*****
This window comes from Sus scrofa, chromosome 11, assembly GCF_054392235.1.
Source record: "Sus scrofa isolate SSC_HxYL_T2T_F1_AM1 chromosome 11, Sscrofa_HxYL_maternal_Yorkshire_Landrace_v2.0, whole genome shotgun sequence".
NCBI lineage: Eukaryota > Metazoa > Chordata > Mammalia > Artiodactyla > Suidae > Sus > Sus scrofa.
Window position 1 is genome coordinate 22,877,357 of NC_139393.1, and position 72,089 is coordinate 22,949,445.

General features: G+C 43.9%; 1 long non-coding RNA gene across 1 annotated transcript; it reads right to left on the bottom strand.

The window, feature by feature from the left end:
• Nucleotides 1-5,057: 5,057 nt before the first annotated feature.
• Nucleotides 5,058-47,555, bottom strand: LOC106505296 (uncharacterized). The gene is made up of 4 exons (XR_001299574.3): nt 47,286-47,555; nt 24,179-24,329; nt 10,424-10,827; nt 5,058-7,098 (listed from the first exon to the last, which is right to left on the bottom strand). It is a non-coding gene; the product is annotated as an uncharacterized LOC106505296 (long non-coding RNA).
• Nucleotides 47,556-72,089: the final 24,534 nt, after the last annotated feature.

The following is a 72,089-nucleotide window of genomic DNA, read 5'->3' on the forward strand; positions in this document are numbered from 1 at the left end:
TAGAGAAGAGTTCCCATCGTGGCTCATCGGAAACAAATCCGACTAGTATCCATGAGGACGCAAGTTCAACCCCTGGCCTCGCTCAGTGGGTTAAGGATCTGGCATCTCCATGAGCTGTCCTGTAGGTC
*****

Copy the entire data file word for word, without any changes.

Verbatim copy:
This window comes from Sus scrofa, chromosome 11, assembly GCF_054392235.1.
Source record: "Sus scrofa isolate SSC_HxYL_T2T_F1_AM1 chromosome 11, Sscrofa_HxYL_maternal_Yorkshire_Landrace_v2.0, whole genome shotgun sequence".
NCBI lineage: Eukaryota > Metazoa > Chordata > Mammalia > Artiodactyla > Suidae > Sus > Sus scrofa.
Window position 1 is genome coordinate 22,877,357 of NC_139393.1, and position 72,089 is coordinate 22,949,445.

General features: G+C 43.9%; 1 long non-coding RNA gene across 1 annotated transcript; it reads right to left on the bottom strand.

The window, feature by feature from the left end:
• Nucleotides 1-5,057: 5,057 nt before the first annotated feature.
• Nucleotides 5,058-47,555, bottom strand: LOC106505296 (uncharacterized). The gene is made up of 4 exons (XR_001299574.3): nt 47,286-47,555; nt 24,179-24,329; nt 10,424-10,827; nt 5,058-7,098 (listed from the first exon to the last, which is right to left on the bottom strand). It is a non-coding gene; the product is annotated as an uncharacterized LOC106505296 (long non-coding RNA).
• Nucleotides 47,556-72,089: the final 24,534 nt, after the last annotated feature.

The following is a 72,089-nucleotide window of genomic DNA, read 5'->3' on the forward strand; positions in this document are numbered from 1 at the left end:
TAGAGAAGAGTTCCCATCGTGGCTCATCGGAAACAAATCCGACTAGTATCCATGAGGACGCAAGTTCAACCCCTGGCCTCGCTCAGTGGGTTAAGGATCTGGCATCTCCATGAGCTGTCCTGTAGGTC